When you install the plugin, you can go to CaptainForm > Change Plan to select the “Hero Plan” so you can access the eCommerce features offered by CaptainForm.

CaptainForm Plan selection

You can also update any of your account information from within the plugin as needed.

CaptainForm Review: Account details

Once you have your account set up, and your Hero Plan license entered so you have access to eCommerce features, you can begin with form set up. You’ll get an email from CaptainForm with a whitepaper to get you started with your form creation.

CaptainForm Review: Managing Forms

Once your account has been created with a Hero plan license, you can get right into form management. You’ll be able to create and manage forms from the CaptainForm > My Forms menu in your admin.

CaptainForm Review: My Forms

One thing I really liked about setting up CaptainForm is that it includes template forms to get you started right away. Rather than creating a form entirely from scratch, you can use a template form to get started. This saves you time in set up, and it also helps you to see how the different components of the form work.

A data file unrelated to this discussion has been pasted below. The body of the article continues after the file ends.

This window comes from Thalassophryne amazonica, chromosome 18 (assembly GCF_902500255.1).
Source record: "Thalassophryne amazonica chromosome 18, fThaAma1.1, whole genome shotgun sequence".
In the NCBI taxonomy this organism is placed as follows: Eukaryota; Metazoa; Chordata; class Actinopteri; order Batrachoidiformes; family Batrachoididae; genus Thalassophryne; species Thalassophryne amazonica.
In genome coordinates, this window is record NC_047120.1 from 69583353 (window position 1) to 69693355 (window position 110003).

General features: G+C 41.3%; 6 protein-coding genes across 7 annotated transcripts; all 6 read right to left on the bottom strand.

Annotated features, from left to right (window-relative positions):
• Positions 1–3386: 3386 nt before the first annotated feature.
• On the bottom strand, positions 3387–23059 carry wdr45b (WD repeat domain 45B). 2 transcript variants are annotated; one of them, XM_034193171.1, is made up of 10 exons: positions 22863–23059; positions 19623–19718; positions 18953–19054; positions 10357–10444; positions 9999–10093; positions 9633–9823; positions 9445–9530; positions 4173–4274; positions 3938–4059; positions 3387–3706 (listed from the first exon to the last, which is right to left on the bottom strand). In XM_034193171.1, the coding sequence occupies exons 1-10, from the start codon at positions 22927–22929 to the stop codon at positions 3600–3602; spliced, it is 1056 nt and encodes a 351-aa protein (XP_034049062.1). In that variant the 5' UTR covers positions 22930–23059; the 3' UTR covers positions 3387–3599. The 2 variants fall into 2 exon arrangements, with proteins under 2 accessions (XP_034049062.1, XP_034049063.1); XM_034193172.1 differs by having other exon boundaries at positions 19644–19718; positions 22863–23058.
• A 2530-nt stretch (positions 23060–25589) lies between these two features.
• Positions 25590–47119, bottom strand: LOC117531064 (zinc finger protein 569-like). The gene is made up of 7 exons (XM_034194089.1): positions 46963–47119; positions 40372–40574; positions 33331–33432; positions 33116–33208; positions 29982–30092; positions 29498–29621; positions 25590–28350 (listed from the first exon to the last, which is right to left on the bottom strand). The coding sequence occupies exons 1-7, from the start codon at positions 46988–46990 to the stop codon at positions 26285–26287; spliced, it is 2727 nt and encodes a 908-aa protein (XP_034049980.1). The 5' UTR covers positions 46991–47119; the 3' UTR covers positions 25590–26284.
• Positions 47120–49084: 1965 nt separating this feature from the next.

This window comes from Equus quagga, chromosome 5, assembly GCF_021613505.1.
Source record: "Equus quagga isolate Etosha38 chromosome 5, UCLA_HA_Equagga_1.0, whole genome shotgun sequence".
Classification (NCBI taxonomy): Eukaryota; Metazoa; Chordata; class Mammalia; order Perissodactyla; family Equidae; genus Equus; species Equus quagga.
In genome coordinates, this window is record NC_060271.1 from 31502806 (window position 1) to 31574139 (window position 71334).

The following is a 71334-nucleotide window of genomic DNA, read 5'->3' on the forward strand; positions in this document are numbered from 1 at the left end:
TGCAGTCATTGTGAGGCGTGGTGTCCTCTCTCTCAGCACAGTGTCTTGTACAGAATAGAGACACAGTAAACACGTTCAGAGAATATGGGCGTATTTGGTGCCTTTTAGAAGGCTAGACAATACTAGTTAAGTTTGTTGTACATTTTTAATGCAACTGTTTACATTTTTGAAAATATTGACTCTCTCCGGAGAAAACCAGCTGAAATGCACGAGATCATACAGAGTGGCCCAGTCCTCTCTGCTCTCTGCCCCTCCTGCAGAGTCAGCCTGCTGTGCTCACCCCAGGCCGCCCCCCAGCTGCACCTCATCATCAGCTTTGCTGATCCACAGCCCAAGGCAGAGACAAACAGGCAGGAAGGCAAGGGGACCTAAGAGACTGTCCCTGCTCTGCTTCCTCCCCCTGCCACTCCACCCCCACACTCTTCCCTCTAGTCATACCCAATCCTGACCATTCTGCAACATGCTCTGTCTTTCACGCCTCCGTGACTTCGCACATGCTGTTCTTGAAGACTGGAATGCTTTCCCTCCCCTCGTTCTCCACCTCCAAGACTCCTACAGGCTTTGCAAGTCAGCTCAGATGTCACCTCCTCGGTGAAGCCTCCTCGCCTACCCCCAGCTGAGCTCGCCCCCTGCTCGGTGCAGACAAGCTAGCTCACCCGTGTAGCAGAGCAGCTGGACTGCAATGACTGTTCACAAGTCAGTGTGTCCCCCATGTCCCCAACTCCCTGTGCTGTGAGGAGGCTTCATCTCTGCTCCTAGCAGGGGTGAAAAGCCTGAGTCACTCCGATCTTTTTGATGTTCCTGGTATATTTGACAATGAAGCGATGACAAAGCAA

I chose an “order form” template to get started with my purchasing form.

CaptainForm Review: Templates

Form samples

However, from the “New Form” page, there are tons of template forms you can choose from instead to get started.

CaptainForm Review: template forms

Form Templates

From here, you can get into your form editing and settings.

CaptainForm Review: sample order form

Sample Order Form

At any time, you can manage forms from the “My Forms” list, letting you edit forms, view submissions, change form settings, or view reports for your forms on the aggregated submission data.

CaptainForm Review: Creating a Form

My template order form had basic details I’d need from my customers: name, email address, and a radio button selector for my “product”. Regardless of whether you use a template form or create your own, there are basic fields you can add such as text, textarea, email, number, dropdown, radio button, and checkbox fields. Listed under basic fields are some additional helpful fields like website or Likert scales.

There are also advanced form fields available, which can support several different kinds of forms. For example, you could use a date field for a delivery service or pickup for local purchases. There are also several other kinds of advanced fields, such as name fields, file uploads, images, page breaks, addresses, and phone numbers.